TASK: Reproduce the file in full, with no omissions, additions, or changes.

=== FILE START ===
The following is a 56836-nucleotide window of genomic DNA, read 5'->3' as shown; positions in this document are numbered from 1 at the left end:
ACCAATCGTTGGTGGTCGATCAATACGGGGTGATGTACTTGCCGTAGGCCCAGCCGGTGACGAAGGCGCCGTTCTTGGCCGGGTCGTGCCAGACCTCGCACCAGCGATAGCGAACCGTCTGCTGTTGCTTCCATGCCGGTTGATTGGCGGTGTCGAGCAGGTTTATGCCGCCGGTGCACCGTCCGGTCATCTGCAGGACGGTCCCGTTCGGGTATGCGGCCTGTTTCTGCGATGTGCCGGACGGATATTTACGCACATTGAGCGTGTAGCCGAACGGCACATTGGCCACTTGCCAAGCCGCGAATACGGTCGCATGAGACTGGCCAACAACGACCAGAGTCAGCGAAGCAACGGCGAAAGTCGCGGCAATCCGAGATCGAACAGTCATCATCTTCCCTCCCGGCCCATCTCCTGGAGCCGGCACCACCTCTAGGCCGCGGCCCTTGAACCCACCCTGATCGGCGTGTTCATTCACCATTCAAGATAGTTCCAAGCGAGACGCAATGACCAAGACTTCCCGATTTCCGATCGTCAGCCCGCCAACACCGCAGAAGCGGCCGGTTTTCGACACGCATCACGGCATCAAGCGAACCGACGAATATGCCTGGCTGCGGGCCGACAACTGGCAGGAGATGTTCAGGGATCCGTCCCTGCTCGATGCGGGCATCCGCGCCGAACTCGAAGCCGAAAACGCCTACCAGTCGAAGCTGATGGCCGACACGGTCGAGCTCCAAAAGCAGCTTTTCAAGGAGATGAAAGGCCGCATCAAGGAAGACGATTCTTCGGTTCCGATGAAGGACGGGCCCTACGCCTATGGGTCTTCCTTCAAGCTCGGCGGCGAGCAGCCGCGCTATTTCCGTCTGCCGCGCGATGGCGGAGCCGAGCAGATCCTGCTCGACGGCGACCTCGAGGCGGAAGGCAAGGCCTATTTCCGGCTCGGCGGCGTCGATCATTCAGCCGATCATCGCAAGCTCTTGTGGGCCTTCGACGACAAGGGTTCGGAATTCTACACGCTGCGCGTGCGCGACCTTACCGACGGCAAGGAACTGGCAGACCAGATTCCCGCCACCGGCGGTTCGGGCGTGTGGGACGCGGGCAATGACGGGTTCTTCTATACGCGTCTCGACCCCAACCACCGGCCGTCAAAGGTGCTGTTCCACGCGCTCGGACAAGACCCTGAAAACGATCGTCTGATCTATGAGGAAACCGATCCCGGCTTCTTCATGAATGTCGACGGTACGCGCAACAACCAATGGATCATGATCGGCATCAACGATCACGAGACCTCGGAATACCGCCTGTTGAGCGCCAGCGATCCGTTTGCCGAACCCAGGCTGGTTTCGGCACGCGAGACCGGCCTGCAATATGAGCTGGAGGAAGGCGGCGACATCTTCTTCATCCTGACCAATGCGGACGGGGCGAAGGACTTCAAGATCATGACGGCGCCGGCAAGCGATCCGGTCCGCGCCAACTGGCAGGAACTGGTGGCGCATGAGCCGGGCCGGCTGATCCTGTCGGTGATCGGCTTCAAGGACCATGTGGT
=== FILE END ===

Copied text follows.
The following is a 56836-nucleotide window of genomic DNA, read 5'->3' as shown; positions in this document are numbered from 1 at the left end:
ACCAATCGTTGGTGGTCGATCAATACGGGGTGATGTACTTGCCGTAGGCCCAGCCGGTGACGAAGGCGCCGTTCTTGGCCGGGTCGTGCCAGACCTCGCACCAGCGATAGCGAACCGTCTGCTGTTGCTTCCATGCCGGTTGATTGGCGGTGTCGAGCAGGTTTATGCCGCCGGTGCACCGTCCGGTCATCTGCAGGACGGTCCCGTTCGGGTATGCGGCCTGTTTCTGCGATGTGCCGGACGGATATTTACGCACATTGAGCGTGTAGCCGAACGGCACATTGGCCACTTGCCAAGCCGCGAATACGGTCGCATGAGACTGGCCAACAACGACCAGAGTCAGCGAAGCAACGGCGAAAGTCGCGGCAATCCGAGATCGAACAGTCATCATCTTCCCTCCCGGCCCATCTCCTGGAGCCGGCACCACCTCTAGGCCGCGGCCCTTGAACCCACCCTGATCGGCGTGTTCATTCACCATTCAAGATAGTTCCAAGCGAGACGCAATGACCAAGACTTCCCGATTTCCGATCGTCAGCCCGCCAACACCGCAGAAGCGGCCGGTTTTCGACACGCATCACGGCATCAAGCGAACCGACGAATATGCCTGGCTGCGGGCCGACAACTGGCAGGAGATGTTCAGGGATCCGTCCCTGCTCGATGCGGGCATCCGCGCCGAACTCGAAGCCGAAAACGCCTACCAGTCGAAGCTGATGGCCGACACGGTCGAGCTCCAAAAGCAGCTTTTCAAGGAGATGAAAGGCCGCATCAAGGAAGACGATTCTTCGGTTCCGATGAAGGACGGGCCCTACGCCTATGGGTCTTCCTTCAAGCTCGGCGGCGAGCAGCCGCGCTATTTCCGTCTGCCGCGCGATGGCGGAGCCGAGCAGATCCTGCTCGACGGCGACCTCGAGGCGGAAGGCAAGGCCTATTTCCGGCTCGGCGGCGTCGATCATTCAGCCGATCATCGCAAGCTCTTGTGGGCCTTCGACGACAAGGGTTCGGAATTCTACACGCTGCGCGTGCGCGACCTTACCGACGGCAAGGAACTGGCAGACCAGATTCCCGCCACCGGCGGTTCGGGCGTGTGGGACGCGGGCAATGACGGGTTCTTCTATACGCGTCTCGACCCCAACCACCGGCCGTCAAAGGTGCTGTTCCACGCGCTCGGACAAGACCCTGAAAACGATCGTCTGATCTATGAGGAAACCGATCCCGGCTTCTTCATGAATGTCGACGGTACGCGCAACAACCAATGGATCATGATCGGCATCAACGATCACGAGACCTCGGAATACCGCCTGTTGAGCGCCAGCGATCCGTTTGCCGAACCCAGGCTGGTTTCGGCACGCGAGACCGGCCTGCAATATGAGCTGGAGGAAGGCGGCGACATCTTCTTCATCCTGACCAATGCGGACGGGGCGAAGGACTTCAAGATCATGACGGCGCCGGCAAGCGATCCGGTCCGCGCCAACTGGCAGGAACTGGTGGCGCATGAGCCGGGCCGGCTGATCCTGTCGGTGATCGGCTTCAAGGACCATGTGGT